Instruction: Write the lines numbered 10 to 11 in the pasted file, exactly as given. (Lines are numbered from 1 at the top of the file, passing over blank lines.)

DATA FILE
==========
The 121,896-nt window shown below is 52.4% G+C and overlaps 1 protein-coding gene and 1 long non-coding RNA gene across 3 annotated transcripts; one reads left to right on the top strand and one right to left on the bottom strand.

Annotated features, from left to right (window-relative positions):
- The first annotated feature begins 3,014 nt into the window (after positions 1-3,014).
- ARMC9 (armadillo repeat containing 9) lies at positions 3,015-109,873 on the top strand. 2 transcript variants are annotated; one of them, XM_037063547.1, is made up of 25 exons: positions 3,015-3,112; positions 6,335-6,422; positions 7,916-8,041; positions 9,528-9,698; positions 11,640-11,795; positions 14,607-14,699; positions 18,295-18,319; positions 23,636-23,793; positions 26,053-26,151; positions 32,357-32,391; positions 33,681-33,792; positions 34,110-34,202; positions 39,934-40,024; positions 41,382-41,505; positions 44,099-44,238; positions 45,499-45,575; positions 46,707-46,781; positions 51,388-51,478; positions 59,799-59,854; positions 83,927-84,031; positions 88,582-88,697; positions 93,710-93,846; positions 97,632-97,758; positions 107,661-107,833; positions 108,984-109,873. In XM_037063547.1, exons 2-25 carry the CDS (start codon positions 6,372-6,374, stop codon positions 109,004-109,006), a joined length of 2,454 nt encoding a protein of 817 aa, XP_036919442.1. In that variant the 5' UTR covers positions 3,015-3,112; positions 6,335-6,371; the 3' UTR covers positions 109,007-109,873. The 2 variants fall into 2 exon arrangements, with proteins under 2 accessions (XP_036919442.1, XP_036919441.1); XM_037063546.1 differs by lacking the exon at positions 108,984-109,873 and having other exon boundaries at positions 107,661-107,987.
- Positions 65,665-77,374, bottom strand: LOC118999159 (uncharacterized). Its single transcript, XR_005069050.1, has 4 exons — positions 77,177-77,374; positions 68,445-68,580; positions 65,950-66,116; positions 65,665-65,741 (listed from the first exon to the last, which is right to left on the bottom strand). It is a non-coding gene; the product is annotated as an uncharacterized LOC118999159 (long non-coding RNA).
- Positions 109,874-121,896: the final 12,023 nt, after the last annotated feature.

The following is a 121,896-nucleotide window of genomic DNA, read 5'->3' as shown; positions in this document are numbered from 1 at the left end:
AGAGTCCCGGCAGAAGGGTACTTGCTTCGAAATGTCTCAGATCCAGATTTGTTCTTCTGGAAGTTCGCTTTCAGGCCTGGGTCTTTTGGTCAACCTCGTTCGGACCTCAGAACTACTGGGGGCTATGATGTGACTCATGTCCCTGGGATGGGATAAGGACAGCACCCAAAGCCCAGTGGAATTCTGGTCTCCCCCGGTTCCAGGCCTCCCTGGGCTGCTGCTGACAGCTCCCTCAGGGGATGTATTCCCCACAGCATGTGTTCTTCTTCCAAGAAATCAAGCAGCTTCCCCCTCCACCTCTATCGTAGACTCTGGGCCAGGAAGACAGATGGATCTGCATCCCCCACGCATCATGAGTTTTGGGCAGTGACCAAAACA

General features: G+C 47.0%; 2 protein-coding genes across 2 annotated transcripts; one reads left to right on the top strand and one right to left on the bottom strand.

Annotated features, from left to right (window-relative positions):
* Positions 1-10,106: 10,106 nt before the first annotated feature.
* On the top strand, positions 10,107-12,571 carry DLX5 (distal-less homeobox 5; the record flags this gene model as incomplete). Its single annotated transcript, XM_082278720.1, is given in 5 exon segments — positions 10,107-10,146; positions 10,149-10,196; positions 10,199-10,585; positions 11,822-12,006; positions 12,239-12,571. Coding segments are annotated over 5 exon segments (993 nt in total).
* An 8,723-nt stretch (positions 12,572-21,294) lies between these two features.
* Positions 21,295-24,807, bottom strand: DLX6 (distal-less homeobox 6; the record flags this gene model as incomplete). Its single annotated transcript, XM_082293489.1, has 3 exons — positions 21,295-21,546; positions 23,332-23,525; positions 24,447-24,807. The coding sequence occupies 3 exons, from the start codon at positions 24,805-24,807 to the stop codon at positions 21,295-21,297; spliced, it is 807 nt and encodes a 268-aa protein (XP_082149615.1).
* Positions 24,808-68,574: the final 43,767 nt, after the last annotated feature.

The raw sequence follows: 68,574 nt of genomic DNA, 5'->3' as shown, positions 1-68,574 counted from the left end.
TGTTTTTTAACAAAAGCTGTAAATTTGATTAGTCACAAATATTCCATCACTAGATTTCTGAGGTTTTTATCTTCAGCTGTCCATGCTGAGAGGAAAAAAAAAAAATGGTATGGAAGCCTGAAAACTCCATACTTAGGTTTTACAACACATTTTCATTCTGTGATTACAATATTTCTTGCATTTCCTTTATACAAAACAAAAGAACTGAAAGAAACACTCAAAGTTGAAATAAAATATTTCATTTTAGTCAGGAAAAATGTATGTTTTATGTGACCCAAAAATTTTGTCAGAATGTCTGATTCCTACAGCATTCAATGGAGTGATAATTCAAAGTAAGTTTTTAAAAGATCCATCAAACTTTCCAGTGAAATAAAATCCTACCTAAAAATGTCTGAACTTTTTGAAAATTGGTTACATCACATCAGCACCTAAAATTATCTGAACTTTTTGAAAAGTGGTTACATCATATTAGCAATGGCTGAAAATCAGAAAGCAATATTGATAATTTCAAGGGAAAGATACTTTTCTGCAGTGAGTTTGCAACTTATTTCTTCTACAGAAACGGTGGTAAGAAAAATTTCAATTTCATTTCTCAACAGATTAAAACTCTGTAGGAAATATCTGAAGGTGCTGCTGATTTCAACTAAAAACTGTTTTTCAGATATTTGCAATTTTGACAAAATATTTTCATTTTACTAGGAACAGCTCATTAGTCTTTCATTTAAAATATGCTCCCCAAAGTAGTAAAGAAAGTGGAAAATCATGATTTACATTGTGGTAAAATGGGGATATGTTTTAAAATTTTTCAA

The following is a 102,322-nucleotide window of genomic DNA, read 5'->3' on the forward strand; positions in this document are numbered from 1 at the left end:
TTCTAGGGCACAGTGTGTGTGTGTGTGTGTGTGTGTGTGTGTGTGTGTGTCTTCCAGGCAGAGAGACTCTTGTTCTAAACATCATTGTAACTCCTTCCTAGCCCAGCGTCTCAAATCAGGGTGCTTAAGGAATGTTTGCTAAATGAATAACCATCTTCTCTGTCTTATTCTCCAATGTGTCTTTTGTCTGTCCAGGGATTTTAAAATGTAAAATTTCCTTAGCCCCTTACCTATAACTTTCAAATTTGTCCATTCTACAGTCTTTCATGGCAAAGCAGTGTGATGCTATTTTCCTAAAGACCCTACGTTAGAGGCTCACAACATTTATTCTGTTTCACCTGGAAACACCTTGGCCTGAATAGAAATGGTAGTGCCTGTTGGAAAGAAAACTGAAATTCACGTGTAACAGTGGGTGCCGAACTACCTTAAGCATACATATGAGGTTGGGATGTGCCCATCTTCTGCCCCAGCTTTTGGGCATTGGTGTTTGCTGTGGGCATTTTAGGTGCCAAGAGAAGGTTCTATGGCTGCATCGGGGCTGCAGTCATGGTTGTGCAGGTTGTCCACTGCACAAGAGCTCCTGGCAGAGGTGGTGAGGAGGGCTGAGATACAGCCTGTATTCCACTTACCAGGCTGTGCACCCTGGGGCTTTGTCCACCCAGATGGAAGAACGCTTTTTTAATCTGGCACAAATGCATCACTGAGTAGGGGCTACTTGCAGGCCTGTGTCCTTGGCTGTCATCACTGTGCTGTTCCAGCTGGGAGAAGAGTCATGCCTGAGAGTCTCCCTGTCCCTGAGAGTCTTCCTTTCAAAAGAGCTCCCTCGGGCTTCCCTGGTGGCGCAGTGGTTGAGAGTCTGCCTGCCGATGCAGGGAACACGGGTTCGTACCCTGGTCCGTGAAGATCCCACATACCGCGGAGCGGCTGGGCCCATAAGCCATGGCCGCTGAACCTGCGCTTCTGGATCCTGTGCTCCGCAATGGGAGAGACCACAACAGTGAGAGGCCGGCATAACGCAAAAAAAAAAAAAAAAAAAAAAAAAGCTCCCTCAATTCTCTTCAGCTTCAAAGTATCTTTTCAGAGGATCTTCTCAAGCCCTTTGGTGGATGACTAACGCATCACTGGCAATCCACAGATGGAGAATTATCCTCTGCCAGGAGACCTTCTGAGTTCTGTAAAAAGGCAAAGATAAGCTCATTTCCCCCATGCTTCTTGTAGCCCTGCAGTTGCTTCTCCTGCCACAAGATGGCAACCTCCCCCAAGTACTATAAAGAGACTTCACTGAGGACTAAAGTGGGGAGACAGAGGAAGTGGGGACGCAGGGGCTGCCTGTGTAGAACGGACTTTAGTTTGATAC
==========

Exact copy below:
Annotated features, from left to right (window-relative positions):
* Positions 1-10,106: 10,106 nt before the first annotated feature.